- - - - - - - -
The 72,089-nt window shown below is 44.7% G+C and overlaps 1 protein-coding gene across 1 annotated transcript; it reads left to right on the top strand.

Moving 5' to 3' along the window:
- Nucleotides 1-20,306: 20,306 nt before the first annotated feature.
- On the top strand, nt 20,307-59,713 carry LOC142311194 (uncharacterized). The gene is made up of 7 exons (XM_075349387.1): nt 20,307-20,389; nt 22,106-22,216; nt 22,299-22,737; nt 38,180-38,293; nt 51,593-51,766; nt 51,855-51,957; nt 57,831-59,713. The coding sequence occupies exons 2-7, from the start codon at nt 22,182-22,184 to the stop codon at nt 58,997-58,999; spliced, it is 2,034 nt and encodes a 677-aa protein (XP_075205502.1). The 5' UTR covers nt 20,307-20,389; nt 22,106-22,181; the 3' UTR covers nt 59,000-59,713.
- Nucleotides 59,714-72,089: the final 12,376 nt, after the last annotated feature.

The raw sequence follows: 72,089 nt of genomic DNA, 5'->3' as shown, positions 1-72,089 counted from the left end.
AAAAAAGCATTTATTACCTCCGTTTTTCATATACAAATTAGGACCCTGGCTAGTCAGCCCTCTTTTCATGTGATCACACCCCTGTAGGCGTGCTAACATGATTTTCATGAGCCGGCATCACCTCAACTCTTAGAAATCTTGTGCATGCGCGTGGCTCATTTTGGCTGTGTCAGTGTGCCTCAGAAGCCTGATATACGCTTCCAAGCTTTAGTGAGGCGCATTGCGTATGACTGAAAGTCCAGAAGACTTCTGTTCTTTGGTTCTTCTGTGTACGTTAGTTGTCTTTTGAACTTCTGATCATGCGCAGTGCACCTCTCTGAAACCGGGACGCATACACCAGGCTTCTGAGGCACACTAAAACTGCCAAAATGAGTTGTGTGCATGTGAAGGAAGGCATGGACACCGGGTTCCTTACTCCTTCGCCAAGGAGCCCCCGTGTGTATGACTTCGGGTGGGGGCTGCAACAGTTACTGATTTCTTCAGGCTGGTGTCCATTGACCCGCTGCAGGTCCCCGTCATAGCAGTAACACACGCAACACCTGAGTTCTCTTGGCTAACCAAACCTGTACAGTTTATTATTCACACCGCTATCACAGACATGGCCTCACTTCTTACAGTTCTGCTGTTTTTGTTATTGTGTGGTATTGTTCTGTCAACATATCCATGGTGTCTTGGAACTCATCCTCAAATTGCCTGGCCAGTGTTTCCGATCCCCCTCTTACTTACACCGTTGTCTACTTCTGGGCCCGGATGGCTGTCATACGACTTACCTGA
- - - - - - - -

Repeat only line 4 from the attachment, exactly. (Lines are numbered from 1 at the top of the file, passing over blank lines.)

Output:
- On the top strand, nt 20,307-59,713 carry LOC142311194 (uncharacterized). The gene is made up of 7 exons (XM_075349387.1): nt 20,307-20,389; nt 22,106-22,216; nt 22,299-22,737; nt 38,180-38,293; nt 51,593-51,766; nt 51,855-51,957; nt 57,831-59,713. The coding sequence occupies exons 2-7, from the start codon at nt 22,182-22,184 to the stop codon at nt 58,997-58,999; spliced, it is 2,034 nt and encodes a 677-aa protein (XP_075205502.1). The 5' UTR covers nt 20,307-20,389; nt 22,106-22,181; the 3' UTR covers nt 59,000-59,713.